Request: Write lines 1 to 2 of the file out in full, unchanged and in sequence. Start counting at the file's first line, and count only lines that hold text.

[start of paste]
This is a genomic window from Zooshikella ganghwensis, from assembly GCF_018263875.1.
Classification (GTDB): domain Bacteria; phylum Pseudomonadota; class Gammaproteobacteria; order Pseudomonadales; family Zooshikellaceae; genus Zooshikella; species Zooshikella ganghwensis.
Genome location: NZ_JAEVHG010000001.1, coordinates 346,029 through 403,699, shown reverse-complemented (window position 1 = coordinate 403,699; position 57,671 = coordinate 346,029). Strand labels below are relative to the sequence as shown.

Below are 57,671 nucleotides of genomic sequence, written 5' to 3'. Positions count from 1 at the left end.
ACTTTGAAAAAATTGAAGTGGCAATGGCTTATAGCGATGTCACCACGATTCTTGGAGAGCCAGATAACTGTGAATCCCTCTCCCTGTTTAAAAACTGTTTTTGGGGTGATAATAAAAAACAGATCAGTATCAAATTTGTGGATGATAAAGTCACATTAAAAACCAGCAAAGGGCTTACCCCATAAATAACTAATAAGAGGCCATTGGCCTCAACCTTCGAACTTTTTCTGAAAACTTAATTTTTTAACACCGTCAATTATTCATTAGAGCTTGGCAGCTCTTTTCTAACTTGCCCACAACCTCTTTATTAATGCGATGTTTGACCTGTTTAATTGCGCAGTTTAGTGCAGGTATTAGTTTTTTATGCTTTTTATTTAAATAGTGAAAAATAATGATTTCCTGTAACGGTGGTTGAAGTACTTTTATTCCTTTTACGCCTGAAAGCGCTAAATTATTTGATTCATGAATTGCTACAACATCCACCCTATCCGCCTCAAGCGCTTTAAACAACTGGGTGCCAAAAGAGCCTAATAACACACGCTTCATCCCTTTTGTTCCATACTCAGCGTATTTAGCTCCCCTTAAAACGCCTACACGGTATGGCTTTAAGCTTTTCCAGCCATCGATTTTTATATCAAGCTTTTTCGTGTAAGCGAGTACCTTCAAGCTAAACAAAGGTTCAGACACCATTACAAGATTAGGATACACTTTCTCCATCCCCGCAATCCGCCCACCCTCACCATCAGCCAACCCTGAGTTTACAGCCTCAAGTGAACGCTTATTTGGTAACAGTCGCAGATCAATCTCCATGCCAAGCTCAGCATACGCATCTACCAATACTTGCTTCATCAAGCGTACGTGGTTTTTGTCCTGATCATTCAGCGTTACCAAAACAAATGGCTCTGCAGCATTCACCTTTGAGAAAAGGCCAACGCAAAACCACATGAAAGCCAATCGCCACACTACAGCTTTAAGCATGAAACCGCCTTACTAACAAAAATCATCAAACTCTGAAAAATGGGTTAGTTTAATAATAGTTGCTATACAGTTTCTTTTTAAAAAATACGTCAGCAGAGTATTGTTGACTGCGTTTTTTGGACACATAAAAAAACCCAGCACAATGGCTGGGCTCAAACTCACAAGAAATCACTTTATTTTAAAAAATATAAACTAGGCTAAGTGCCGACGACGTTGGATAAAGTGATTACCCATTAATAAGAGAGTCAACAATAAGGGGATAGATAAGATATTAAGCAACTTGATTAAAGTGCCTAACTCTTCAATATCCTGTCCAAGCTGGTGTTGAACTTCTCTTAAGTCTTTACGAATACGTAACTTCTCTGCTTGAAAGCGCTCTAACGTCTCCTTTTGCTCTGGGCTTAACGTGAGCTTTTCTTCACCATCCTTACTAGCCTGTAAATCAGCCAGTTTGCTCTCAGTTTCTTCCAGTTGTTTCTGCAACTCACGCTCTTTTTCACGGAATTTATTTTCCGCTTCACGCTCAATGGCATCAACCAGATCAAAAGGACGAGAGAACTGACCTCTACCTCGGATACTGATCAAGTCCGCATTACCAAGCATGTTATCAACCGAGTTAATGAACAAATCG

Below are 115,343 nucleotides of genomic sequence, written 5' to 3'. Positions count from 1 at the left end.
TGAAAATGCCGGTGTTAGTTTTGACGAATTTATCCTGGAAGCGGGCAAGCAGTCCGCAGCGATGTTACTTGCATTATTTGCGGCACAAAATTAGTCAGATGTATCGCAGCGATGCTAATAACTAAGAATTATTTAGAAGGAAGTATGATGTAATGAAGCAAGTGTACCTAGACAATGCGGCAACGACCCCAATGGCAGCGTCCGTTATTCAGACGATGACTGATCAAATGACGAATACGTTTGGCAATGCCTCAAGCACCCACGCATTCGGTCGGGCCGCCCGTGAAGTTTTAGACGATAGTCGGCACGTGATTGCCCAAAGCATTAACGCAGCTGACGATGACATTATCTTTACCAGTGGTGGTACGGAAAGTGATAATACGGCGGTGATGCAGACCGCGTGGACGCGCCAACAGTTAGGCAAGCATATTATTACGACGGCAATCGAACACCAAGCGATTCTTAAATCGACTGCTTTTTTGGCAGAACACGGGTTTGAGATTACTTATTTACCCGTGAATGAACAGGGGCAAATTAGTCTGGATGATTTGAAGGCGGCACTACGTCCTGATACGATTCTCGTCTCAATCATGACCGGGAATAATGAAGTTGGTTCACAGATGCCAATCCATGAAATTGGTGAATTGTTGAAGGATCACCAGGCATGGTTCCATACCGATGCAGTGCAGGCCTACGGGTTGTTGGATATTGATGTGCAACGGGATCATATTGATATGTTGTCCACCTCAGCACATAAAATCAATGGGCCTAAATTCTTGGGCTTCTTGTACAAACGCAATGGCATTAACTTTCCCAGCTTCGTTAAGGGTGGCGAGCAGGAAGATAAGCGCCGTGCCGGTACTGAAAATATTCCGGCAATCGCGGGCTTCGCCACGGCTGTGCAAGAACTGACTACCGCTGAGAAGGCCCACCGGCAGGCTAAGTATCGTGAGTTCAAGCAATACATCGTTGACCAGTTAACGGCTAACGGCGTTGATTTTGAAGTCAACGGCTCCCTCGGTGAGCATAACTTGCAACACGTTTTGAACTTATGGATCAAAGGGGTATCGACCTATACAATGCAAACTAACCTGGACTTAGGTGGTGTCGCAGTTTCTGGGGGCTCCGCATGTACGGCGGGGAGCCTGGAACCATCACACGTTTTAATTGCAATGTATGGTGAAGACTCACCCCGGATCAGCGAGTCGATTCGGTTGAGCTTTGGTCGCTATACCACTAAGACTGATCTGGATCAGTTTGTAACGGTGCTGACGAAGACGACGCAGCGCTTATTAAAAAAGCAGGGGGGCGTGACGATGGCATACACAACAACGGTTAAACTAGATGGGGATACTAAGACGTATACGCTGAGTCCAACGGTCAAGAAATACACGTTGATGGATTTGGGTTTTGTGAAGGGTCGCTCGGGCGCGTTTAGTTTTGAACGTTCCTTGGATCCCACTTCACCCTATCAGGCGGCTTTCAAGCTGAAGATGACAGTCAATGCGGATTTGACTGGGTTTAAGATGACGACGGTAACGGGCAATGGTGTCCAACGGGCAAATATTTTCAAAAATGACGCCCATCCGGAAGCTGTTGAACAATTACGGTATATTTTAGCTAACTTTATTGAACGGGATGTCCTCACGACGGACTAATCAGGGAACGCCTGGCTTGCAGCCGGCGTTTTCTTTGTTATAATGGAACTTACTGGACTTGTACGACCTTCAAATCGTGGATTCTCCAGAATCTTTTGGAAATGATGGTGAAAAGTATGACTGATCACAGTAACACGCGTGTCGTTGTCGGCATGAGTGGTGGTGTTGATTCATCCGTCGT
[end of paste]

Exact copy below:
This is a genomic window from Zooshikella ganghwensis, from assembly GCF_018263875.1.
Classification (GTDB): domain Bacteria; phylum Pseudomonadota; class Gammaproteobacteria; order Pseudomonadales; family Zooshikellaceae; genus Zooshikella; species Zooshikella ganghwensis.